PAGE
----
CSS: User Agent Selectors

Gone are the days of CSS hacks for browsers...wait, no they're not. There are still little rendering hiccups in both major and minor versions of Safari, Chrome, Firefox, Internet Explorer. The hacks to target those newer browsers are few and far between.

Just recently, I ran across a radial gradient bug found only in Chrome 13.0x. Good luck searching for a CSS filter to apply a style purely for that browser. Good luck trying to use Modernizr to detect the glitch in gradient rendering. This was a specific bug to a specific version of a specific browser. What I wanted was a Modernizr-ish way of using CSS to swap out an image for a radial gradient, but only for that version of Chrome. I'm sure you're feeling me here. I'm sure you've hit some similar snags.

The thing is, some of all the old hacks work just fine on older browsers: IE6/7 hacks. I found it harder to find hacks for the newer browsers because, yes, you guessed it, they typically are better — so less vulnerabilities, less hacks. I came up with this snippet of code to help me with newer browsers.

<html>
    <head> … </head>    
    <body>
        <script>
            var b = document.documentElement;
              b.setAttribute('data-useragent',  navigator.userAgent);
              b.setAttribute('data-platform', navigator.platform );
              b.className += ((!!('ontouchstart' in window) || !!('onmsgesturechange' in window))?' touch':'');
        </script>
        …
    </body>
</html>

Enter the code. What you need to know about the snippet of code is that it produces output like this:

<html 
    data-useragent='Mozilla/5.0 (Macintosh; Intel Mac OS X 10_6_8) AppleWebKit/535.1 (KHTML, like Gecko) Chrome/13.0.782.112 Safari/535.1' 
    data-platform='MacIntel'>

Or for IE9, code like this:

<html 
    data-useragent='Mozilla/5.0 (compatible; MSIE 9.0; Windows NT 6.1; Trident/5.0; SLCC2; .NET CLR 2.0.50727; .NET CLR 3.5.30729; .NET CLR 3.0.30729; Media Center PC 6.0; .NET4.0C)'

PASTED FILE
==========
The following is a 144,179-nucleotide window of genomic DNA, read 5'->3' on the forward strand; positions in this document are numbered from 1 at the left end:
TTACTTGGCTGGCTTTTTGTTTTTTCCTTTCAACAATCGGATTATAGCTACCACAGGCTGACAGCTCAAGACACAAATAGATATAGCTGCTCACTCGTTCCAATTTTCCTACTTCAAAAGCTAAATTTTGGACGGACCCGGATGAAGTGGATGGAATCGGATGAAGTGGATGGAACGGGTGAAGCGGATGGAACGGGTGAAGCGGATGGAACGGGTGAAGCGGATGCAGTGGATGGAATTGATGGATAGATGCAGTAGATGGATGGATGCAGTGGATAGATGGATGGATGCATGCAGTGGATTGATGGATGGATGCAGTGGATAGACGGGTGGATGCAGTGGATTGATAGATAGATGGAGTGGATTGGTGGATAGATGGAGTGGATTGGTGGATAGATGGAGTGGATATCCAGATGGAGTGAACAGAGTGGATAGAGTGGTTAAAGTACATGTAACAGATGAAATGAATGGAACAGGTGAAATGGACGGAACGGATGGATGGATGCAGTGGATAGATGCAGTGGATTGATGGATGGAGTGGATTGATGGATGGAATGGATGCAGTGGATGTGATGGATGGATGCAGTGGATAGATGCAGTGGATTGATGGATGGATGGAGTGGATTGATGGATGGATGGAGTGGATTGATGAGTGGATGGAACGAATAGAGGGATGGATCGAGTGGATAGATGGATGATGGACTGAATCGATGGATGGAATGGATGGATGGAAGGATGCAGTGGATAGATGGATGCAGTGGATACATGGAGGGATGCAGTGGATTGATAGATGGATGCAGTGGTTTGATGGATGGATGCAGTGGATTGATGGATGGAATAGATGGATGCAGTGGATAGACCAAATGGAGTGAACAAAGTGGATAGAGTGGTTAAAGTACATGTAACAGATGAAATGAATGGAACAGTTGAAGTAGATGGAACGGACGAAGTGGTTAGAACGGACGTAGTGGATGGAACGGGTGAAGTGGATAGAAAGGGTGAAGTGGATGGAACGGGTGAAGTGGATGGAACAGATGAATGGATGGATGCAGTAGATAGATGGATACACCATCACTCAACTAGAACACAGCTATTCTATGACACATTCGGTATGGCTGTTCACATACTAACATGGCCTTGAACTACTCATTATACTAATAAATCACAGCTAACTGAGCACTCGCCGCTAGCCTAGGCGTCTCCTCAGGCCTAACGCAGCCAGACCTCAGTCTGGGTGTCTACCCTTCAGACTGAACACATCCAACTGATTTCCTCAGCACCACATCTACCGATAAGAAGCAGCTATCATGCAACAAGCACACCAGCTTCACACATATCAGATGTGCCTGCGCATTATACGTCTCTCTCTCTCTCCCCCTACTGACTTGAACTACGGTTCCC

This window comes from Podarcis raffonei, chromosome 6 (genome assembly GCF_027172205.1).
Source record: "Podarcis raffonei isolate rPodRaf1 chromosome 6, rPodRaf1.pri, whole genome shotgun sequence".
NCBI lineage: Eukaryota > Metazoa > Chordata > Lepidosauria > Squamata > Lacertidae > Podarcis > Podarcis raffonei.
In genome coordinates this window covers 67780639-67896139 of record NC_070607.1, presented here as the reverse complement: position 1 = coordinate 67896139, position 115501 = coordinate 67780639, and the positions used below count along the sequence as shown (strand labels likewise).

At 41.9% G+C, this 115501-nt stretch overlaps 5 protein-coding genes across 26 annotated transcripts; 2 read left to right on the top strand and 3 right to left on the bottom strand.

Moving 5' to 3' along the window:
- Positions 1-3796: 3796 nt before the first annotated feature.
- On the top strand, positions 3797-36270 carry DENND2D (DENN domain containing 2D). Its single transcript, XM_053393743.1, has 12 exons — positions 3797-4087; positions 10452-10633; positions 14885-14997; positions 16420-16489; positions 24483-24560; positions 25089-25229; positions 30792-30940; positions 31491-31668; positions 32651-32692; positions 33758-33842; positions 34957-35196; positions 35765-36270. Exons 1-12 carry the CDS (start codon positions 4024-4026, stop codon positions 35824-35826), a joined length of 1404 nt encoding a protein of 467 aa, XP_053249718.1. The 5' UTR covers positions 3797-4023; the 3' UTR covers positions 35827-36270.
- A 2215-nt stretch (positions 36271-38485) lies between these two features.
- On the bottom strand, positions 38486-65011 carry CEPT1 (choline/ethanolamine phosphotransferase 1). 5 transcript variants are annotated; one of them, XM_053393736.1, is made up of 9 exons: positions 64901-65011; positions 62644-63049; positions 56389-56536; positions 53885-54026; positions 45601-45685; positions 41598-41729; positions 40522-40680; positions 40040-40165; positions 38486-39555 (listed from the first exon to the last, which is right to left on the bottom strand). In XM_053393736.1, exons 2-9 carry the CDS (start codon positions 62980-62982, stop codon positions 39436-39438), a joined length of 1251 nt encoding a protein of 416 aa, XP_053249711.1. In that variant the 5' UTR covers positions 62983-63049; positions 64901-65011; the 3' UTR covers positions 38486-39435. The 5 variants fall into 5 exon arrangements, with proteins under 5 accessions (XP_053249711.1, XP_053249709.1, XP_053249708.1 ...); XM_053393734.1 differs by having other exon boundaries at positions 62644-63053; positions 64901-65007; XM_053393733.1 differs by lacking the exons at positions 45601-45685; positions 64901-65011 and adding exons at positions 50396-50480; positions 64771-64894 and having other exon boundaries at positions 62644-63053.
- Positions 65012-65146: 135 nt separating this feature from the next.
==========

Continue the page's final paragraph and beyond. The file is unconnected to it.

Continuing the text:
data-platform='Win32'>
    ...
</html>

Oh, but it gets more interesting. Now we can target iPads easily. How so?

<html 
    data-useragent='Mozilla/5.0(iPad; U; CPU iPhone OS 3_2 like Mac OS X; en-us) AppleWebKit/531.21.10 (KHTML, like Gecko) Version/4.0.4 Mobile/7B314 Safari/531.21.10'
    data-platform='iPad'>
    ...
</html>

Now, voila! I have an attribute. And guess what? I can use CSS attribute selectors to style something. Let's look at a snippet of CSS that will fix that Chrome issue I had.

html[data-useragent*='Chrome/13.0'] .nav{
    background:url(img/radial_grad.png) center bottom no-repeat;
}

Using the *= wildcard attribute selector, I can now match any portion of the string, in this case, I wanted to target the useragent of Chrome 13.0x. If I wanted to apply the fix only to Chrome 13.0x browsers on Windows, I'd simply use a rule like html[data-useragent*='Chrome/13.0'][data-platform='Win32']. Want to target iPad? Easy business, friend. Just use html[data-platform='iPad'].

Last, you may have noticed the "touch" class. Yup, you can use that class to target touch devices. For instance, let's say you wanted to make an action appear on :hover in your application. You might have some CSS like this:

li .action{
    opacity:0;
}
li:hover .action{ 
    opacity: 1;
}

But, touch devices don't have :hover. Using the boilerplate addon, with one line of CSS, you'll be covered:

.touch li .action{
    opacity:1;
}

And that's it! Feel free to use this code however you see fit. Let me know if you see a better way this could be implemented :)

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